Statement of Dr. Diana Zuckerman on FDA Approval of new Silicone-Gel Breast Implant Natrelle 410

Statement of Diana Zuckerman, PhD, President of the National Research Center for Women & Families

 

February 21, 2013

 

Yesterday the FDA quietly approved yet another questionable style of breast implants, the Natrelle 410 Highly Cohesive Anatomically Shaped Silicone-Gel Filled Breast Implant made by Allergan, Inc.

The FDA based its approval on data from 941 women, which is a very small sample. The FDA reports that the complications from these implants are similar to those for other breast implants: pain and hardness caused by scar tissue (capsular contracture), the need for additional operations to fix implant problems, the need to remove the breast implants because of problems, uneven appearance (asymmetry), and infection.  The studies also found cracks in the gel of some Natrelle 410 implants, which has not been found in other breast implants.

Unlike other breast implant approvals, the FDA did not hold a public Advisory Committee Meeting to discuss the data, nor did they make the study data public for these new breast implants.  What are they afraid of?  It seems likely that the FDA decided it was better to hide this information than to make it public at a meeting where implant patients could talk about the health problems that have been caused by these implants.

The silicone gel in the Natrelle 410 implant contains more cross-linking compared to the silicone gel used in Allergan’s previously approved Natrelle implant. This increased cross-linking results in a silicone gel that’s firmer. Cross-linking refers to the bonds that link one silicone chain to another. Some physicians believe this will make the implant last longer, but there is no evidence to support that because these implants have only been studied for 7 years.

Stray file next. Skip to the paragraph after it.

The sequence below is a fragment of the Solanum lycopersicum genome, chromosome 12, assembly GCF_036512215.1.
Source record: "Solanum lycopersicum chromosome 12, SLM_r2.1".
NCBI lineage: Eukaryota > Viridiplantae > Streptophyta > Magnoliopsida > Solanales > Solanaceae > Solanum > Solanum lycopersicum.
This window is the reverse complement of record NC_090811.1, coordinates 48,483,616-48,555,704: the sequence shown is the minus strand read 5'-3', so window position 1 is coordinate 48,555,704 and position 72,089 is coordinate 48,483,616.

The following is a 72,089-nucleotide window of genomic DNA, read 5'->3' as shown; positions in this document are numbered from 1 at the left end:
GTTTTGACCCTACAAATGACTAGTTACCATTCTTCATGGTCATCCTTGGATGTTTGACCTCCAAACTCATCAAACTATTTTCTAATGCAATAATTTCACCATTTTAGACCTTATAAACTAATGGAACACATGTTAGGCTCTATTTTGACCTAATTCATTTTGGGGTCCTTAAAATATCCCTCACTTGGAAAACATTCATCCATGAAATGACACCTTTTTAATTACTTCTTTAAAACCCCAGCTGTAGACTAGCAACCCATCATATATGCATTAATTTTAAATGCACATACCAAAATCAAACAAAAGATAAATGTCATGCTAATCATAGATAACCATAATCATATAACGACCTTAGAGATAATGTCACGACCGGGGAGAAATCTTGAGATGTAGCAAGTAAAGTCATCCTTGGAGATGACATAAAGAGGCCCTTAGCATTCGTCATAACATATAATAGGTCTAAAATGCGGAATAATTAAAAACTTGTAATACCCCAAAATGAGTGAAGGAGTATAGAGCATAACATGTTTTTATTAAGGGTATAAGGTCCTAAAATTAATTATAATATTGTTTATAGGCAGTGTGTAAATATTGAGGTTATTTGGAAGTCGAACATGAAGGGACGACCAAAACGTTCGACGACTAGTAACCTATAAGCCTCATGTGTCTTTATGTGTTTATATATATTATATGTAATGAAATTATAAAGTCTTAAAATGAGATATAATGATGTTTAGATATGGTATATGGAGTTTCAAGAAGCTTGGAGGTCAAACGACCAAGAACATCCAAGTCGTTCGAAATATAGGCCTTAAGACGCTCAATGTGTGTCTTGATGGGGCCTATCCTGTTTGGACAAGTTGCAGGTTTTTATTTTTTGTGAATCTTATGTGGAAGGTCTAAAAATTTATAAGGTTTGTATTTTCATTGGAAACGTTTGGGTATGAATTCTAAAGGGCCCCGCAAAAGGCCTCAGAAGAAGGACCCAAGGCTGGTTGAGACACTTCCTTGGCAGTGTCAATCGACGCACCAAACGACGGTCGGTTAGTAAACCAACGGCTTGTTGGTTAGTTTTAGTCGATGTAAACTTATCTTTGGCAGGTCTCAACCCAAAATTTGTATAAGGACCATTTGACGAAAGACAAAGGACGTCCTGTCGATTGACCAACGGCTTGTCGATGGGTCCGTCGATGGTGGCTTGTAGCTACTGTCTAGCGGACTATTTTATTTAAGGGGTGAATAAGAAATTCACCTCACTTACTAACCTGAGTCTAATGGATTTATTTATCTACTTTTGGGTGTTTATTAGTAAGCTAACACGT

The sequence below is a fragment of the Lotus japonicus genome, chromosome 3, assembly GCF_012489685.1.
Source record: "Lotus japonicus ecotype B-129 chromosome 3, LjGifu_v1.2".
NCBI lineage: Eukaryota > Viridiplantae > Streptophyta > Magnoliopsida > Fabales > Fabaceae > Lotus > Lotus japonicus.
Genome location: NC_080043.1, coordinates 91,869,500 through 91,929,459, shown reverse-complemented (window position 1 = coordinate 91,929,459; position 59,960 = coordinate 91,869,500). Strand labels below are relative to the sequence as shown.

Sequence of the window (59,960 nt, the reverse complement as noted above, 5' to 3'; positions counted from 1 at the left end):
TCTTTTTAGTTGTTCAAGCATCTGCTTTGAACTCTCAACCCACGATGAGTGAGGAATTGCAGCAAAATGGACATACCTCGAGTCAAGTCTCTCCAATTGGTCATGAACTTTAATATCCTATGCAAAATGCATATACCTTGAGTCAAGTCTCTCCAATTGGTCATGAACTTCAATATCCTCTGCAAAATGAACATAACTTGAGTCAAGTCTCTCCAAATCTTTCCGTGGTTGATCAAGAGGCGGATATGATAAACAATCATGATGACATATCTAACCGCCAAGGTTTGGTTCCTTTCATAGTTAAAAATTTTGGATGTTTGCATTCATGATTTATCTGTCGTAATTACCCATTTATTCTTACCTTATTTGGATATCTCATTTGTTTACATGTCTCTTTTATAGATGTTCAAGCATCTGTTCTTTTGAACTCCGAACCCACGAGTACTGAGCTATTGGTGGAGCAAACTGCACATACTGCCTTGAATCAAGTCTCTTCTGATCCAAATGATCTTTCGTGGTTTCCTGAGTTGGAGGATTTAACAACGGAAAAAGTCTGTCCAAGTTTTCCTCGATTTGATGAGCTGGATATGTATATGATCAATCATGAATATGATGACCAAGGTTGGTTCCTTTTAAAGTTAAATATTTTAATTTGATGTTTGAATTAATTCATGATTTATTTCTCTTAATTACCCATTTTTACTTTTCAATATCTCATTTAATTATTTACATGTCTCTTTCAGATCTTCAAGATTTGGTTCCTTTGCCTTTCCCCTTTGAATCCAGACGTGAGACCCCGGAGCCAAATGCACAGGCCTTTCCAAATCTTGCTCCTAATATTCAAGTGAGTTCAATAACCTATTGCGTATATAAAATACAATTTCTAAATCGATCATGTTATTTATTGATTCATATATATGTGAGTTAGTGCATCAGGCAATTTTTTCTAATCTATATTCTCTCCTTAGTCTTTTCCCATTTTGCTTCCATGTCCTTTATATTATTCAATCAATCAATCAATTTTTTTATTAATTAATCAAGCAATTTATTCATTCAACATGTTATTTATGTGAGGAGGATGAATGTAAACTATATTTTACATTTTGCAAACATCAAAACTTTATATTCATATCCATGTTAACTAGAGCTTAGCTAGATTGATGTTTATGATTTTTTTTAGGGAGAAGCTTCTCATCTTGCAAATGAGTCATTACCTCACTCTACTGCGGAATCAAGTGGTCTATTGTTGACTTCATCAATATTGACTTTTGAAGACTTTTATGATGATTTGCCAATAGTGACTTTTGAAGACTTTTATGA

The FDA admits that Allergan’s studies did not compare the safety and effectiveness of the Natrelle 410 implant to other previously approved silicone gel-filled breast implants on the market.

As a condition of approval for the Natrelle 410 breast implants, Allergan must:

  •  Continue to follow, for an additional five years, approximately 3,500 women who received the Natrelle 410 implants as part of the company’s continued access study;
  • Conduct a 10-year study of more than 2,000 women receiving Natrelle 410 silicone gel-filled implants post-approval to collect information on long-term local complications (e.g., capsular contracture, reoperation, removal of implant, implant rupture) and less common potential disease outcomes (e.g., rheumatoid arthritis, breast and lung cancer, reproductive complications);
  • Conduct five case-control studies to evaluate whether women with Natrelle 410 implants, or other silicone gel-filled breast implants, are more likely to develop rare connective tissue disease, neurological disease, brain cancer, cervical/vulvar cancer and lymphoma;
  • Evaluate women’s perceptions of the patient labeling; and
  • Analyze the Natrelle 410 implants that are removed from patients and returned to the manufacturer.

Unfortunately, Allergan has not done a good job of doing post-market studies once their implants have been approved.  And, even if they do these studies, by the time these studies are done to find out what the risks are, hundreds of thousands of women could have these inadequately studied devices in their bodies, and could have been harmed by them.

Click here to read Dr. Zuckerman’s blog post “Perfecting Bodies Through Chemistry,” originally posted on Fem2.0.

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